Following tradition, Microsoft has unveiled the next version of its Windows operating system. Called “Windows 10”, many feel that it’s an OS Microsoft should have released two years ago. The technical preview has already been released and if you’ve had your hands on it, here are some tips and tricks that you should definitely try out.
Resize Start menu
In Windows 10, Microsoft has brought back the much loved ‘Start Menu’. The new Start Menu has a revamped design with the touch of Modern UI as well. One unique Start Menu feature that never existed in the previous versions is the ability to resize it.
In Windows 10 you can now resize the Start Menu by dragging the top edge upwards and downwards.
Change Start Menu colour
The Start Menu that replaces the Start Screen can now be customized as well. You can change the default Start Menu colors to stylize your desktop.
To change the color open the Start Menu > Right-click on any empty space > Personalize > Choose your color.
Add recycle bin on the taskbar
Until today the Recycle Bin could never get its place on the Taskbar. However, with Windows 10, Microsoft has made it possible for you to pin the Recycle Bin icon to the taskbar. This makes it easy to access quickly.
To place the Recycle Bin on the Start Menu first you need to place it on the Start Menu (like you did it in the Windows 8 Start Screen) > right-click on the icon > click on ‘Pin to taskbar’.
Hotkeys in Command Prompt
The Command Prompt was always deprived of keyboard shortcuts and because of that the PowerShell within it hasn’t received much love (from non-geeks) in the recent past. Here are some of the best, and very handy, hotkeys you should know.
• To select text use: SHIFT + LEFT ARROW / RIGHT ARROW
• To select all: CTRL + A
• To copy: CTRL + C
• To paste: CTRL + V
• To enable Mark mode: CTRL + M (lets you use mouse for selection)
• To enable history navigation: CTRL + UP ARROW
• To find in console dialogue: CTRL + F
• To close command prompt: ALT + F4
Learn the new keyboard shortcuts
With the glut of new features, come new shortcuts. The multiple desktops, task view and others can be accessed with simple keyboard shortcuts. Here are some of the important keyboard shortcuts for keyboard junkies.
• Snapping window: WIN + LEFT or RIGHT (can be used with UP or DOWN to get into quadrants)
• Task view: WIN + TAB – New Task view opens up and stays open.
• Create new virtual desktop: WIN + CTRL + D
• Close current virtual desktop: WIN + CTRL + F4
• Switch virtual desktop: WIN + CTRL + LEFT or RIGHT
Disable Start Menu and enable Start Screen
Seriously Microsoft? Do you really think anyone would like to go back to Start Screen when they have the “Start Menu”? In case you are an exception among Windows users and want the Start Screen back, Microsoft lets you do it in a single click.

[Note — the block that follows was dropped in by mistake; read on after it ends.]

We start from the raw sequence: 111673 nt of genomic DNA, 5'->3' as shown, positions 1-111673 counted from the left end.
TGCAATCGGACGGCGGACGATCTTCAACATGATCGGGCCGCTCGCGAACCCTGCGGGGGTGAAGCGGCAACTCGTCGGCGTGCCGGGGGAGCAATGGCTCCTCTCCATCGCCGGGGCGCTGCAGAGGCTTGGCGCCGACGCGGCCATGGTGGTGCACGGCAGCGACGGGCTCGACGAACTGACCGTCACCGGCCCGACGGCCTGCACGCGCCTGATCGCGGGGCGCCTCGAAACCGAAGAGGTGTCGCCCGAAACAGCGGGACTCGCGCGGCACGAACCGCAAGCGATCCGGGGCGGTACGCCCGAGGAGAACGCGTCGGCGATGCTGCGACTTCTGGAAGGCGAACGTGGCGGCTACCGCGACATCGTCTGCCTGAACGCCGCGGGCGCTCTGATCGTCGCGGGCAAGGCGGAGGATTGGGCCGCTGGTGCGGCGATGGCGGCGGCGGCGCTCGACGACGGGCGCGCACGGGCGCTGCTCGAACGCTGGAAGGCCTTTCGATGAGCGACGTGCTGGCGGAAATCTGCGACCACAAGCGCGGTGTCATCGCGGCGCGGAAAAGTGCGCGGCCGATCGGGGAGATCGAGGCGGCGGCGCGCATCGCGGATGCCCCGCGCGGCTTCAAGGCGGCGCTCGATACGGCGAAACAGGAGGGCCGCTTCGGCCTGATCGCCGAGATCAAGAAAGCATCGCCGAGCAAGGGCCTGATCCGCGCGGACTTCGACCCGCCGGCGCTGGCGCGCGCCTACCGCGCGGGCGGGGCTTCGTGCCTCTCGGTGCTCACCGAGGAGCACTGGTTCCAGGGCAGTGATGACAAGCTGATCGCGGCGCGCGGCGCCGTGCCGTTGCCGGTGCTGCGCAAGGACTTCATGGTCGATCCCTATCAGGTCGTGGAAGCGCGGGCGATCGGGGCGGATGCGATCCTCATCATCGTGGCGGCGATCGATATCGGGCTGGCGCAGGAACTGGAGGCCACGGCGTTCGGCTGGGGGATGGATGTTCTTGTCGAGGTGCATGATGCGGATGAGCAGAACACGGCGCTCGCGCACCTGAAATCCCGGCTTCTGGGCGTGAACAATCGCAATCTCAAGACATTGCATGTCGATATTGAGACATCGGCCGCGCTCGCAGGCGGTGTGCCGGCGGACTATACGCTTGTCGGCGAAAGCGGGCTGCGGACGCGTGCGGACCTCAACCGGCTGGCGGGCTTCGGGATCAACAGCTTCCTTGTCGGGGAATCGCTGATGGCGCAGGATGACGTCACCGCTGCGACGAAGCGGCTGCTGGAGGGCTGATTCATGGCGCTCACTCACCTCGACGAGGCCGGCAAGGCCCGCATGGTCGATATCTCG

To do it, right-click on the Taskbar > Properties > Start Menu tab > Uncheck “Use the Start menu instead of the Start screen”.
Make Start menu look like Windows 7
Clubbing the features of the two major predecessors, Windows 10 brings live tiles into the Start Menu. However, if it’s not your cup of tea, you can stick to the old fashioned Start menu as well.
To do it, firstly you’ll need to unpin all the tiles from the Start menu, which will make it minimal. Secondly, pin the tiles that you want for quick access. Do it by switching to the”All apps” view > right click on the app > Pin to Start. Lastly, you can also change the color of the Start menu to make it look like that from Windows 7.
Add more virtual desktops as you need them
Virtual desktops have been a part of Mac and Linux since a long time. Windows finally gets this feature in its latest release. Called 'Task View' in Windows, it resides on the Taskbar.
To add a virtual desktop click on the 'Task View' button located on the Taskbar, then click on 'Add a desktop' and a virtual desktop will be added. You can similarly add an array of desktops as you need them. Going to the Task View will present thumbnails of all the desktops created.
Know the Windows 10 keylogger
Windows 10 differs from the other Windows operating systems in terms of privacy. In addition to how long it takes to open a file or details about your hardware, Microsoft is also collecting data on keystrokes and spoken text.
Microsoft claims that it’s collecting users’ voice information when they use speech-to-text to improve their speech processing. In addition to this, your entered text is also collected to improve the autocomplete and spell check features.
Microsoft is providing this to unspecified “partners” as well. So be careful when typing anything.
Make use of the Bing Search
Microsoft has integrated Bing search right into the Start menu. When you search in the Start menu you’re offered with Bing web-search results along with the local Start menu results. In addition to this, a new Search app is also pinned right on the taskbar next to the Start button.
When you click it, you will be presented with Search Menu which displays ‘Trending now’ and your recent searches.